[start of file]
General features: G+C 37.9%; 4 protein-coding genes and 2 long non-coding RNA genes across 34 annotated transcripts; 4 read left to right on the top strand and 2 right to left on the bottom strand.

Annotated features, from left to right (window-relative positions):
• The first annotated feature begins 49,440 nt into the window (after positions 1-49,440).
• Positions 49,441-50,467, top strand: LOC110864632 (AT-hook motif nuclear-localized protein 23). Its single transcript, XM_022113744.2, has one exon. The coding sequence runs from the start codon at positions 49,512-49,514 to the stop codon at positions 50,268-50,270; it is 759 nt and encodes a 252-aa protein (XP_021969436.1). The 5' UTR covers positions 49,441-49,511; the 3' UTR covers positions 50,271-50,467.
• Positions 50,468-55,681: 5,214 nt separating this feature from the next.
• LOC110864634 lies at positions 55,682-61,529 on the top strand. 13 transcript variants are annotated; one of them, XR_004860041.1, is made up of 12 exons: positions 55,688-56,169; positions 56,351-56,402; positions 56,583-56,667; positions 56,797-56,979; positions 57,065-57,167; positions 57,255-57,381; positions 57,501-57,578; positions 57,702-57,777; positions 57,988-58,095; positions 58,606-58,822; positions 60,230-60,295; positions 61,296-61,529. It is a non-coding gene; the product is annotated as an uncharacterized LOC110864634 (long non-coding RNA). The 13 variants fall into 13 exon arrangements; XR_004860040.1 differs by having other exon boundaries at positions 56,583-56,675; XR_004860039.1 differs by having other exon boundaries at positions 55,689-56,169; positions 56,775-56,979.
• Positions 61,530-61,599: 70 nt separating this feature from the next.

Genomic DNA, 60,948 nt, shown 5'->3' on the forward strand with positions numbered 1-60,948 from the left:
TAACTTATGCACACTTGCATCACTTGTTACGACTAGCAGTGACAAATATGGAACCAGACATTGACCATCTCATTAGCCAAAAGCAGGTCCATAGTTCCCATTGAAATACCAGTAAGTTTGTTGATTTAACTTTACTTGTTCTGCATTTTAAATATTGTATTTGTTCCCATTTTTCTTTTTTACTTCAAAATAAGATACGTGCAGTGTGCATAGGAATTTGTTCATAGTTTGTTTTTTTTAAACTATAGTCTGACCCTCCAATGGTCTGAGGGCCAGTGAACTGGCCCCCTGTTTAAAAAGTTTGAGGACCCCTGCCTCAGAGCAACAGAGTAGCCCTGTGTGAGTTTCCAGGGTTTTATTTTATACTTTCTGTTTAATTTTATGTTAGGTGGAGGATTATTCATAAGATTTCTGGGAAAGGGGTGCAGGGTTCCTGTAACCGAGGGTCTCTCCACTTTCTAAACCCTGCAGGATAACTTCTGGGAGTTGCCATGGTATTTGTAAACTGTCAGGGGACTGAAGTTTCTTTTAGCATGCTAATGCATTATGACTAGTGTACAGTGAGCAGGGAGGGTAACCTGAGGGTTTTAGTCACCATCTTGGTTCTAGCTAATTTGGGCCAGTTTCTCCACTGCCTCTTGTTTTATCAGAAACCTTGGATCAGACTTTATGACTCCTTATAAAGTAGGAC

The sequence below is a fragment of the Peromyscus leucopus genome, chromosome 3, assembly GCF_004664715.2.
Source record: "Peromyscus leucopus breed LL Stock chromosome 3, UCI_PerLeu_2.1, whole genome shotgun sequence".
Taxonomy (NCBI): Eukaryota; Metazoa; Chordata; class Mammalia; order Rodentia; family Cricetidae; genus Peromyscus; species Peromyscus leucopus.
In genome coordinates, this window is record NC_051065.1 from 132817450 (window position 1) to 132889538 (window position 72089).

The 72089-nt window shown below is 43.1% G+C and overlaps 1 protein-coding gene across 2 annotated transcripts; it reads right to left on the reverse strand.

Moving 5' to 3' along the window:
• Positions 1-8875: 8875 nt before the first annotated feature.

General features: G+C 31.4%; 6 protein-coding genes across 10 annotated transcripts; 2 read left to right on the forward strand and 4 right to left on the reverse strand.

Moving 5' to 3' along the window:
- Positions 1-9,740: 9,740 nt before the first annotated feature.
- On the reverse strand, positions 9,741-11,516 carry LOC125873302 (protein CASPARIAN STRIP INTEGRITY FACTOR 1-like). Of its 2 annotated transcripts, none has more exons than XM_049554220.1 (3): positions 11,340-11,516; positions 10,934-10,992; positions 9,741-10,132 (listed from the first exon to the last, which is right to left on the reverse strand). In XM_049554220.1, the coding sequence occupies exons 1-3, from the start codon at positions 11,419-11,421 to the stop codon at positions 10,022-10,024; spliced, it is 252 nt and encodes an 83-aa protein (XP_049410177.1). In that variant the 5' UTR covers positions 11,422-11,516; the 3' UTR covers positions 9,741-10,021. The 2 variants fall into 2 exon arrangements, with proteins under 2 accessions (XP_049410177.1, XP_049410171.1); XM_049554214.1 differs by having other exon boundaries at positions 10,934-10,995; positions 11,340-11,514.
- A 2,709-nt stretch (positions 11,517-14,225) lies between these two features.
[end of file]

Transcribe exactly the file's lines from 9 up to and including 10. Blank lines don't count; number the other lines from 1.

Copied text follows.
TAACTTATGCACACTTGCATCACTTGTTACGACTAGCAGTGACAAATATGGAACCAGACATTGACCATCTCATTAGCCAAAAGCAGGTCCATAGTTCCCATTGAAATACCAGTAAGTTTGTTGATTTAACTTTACTTGTTCTGCATTTTAAATATTGTATTTGTTCCCATTTTTCTTTTTTACTTCAAAATAAGATACGTGCAGTGTGCATAGGAATTTGTTCATAGTTTGTTTTTTTTAAACTATAGTCTGACCCTCCAATGGTCTGAGGGCCAGTGAACTGGCCCCCTGTTTAAAAAGTTTGAGGACCCCTGCCTCAGAGCAACAGAGTAGCCCTGTGTGAGTTTCCAGGGTTTTATTTTATACTTTCTGTTTAATTTTATGTTAGGTGGAGGATTATTCATAAGATTTCTGGGAAAGGGGTGCAGGGTTCCTGTAACCGAGGGTCTCTCCACTTTCTAAACCCTGCAGGATAACTTCTGGGAGTTGCCATGGTATTTGTAAACTGTCAGGGGACTGAAGTTTCTTTTAGCATGCTAATGCATTATGACTAGTGTACAGTGAGCAGGGAGGGTAACCTGAGGGTTTTAGTCACCATCTTGGTTCTAGCTAATTTGGGCCAGTTTCTCCACTGCCTCTTGTTTTATCAGAAACCTTGGATCAGACTTTATGACTCCTTATAAAGTAGGAC

The sequence below is a fragment of the Peromyscus leucopus genome, chromosome 3, assembly GCF_004664715.2.